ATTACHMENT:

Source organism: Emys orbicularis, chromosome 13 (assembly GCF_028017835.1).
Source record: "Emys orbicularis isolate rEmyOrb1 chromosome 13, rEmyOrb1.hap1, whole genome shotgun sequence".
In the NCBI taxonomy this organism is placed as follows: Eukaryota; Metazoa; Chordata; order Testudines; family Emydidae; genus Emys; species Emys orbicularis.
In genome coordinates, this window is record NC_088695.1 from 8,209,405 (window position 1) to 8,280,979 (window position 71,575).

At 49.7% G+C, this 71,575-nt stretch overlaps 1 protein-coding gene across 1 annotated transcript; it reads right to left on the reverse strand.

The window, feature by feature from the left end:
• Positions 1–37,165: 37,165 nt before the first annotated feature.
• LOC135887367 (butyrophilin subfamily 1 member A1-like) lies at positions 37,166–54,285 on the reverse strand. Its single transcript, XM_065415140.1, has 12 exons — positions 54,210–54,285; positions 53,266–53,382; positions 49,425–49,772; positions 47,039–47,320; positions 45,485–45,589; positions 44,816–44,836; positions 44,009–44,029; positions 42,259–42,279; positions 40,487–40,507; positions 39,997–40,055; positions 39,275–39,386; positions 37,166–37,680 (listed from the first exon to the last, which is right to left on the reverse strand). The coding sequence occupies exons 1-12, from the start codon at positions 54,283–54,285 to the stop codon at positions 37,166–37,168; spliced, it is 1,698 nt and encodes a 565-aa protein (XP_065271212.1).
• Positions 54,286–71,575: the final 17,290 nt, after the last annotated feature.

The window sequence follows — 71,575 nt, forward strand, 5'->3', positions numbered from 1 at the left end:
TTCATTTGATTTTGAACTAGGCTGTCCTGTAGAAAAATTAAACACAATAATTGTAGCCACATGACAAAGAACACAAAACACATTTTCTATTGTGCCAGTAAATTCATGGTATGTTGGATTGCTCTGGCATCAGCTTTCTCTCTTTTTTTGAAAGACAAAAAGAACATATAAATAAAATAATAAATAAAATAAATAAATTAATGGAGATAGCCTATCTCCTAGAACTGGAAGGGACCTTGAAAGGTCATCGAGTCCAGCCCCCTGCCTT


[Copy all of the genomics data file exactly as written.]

Source organism: Emys orbicularis, chromosome 13 (assembly GCF_028017835.1).
Source record: "Emys orbicularis isolate rEmyOrb1 chromosome 13, rEmyOrb1.hap1, whole genome shotgun sequence".
In the NCBI taxonomy this organism is placed as follows: Eukaryota; Metazoa; Chordata; order Testudines; family Emydidae; genus Emys; species Emys orbicularis.
In genome coordinates, this window is record NC_088695.1 from 8,209,405 (window position 1) to 8,280,979 (window position 71,575).

At 49.7% G+C, this 71,575-nt stretch overlaps 1 protein-coding gene across 1 annotated transcript; it reads right to left on the reverse strand.

The window, feature by feature from the left end:
• Positions 1–37,165: 37,165 nt before the first annotated feature.
• LOC135887367 (butyrophilin subfamily 1 member A1-like) lies at positions 37,166–54,285 on the reverse strand. Its single transcript, XM_065415140.1, has 12 exons — positions 54,210–54,285; positions 53,266–53,382; positions 49,425–49,772; positions 47,039–47,320; positions 45,485–45,589; positions 44,816–44,836; positions 44,009–44,029; positions 42,259–42,279; positions 40,487–40,507; positions 39,997–40,055; positions 39,275–39,386; positions 37,166–37,680 (listed from the first exon to the last, which is right to left on the reverse strand). The coding sequence occupies exons 1-12, from the start codon at positions 54,283–54,285 to the stop codon at positions 37,166–37,168; spliced, it is 1,698 nt and encodes a 565-aa protein (XP_065271212.1).
• Positions 54,286–71,575: the final 17,290 nt, after the last annotated feature.

The window sequence follows — 71,575 nt, forward strand, 5'->3', positions numbered from 1 at the left end:
TTCATTTGATTTTGAACTAGGCTGTCCTGTAGAAAAATTAAACACAATAATTGTAGCCACATGACAAAGAACACAAAACACATTTTCTATTGTGCCAGTAAATTCATGGTATGTTGGATTGCTCTGGCATCAGCTTTCTCTCTTTTTTTGAAAGACAAAAAGAACATATAAATAAAATAATAAATAAAATAAATAAATTAATGGAGATAGCCTATCTCCTAGAACTGGAAGGGACCTTGAAAGGTCATCGAGTCCAGCCCCCTGCCTT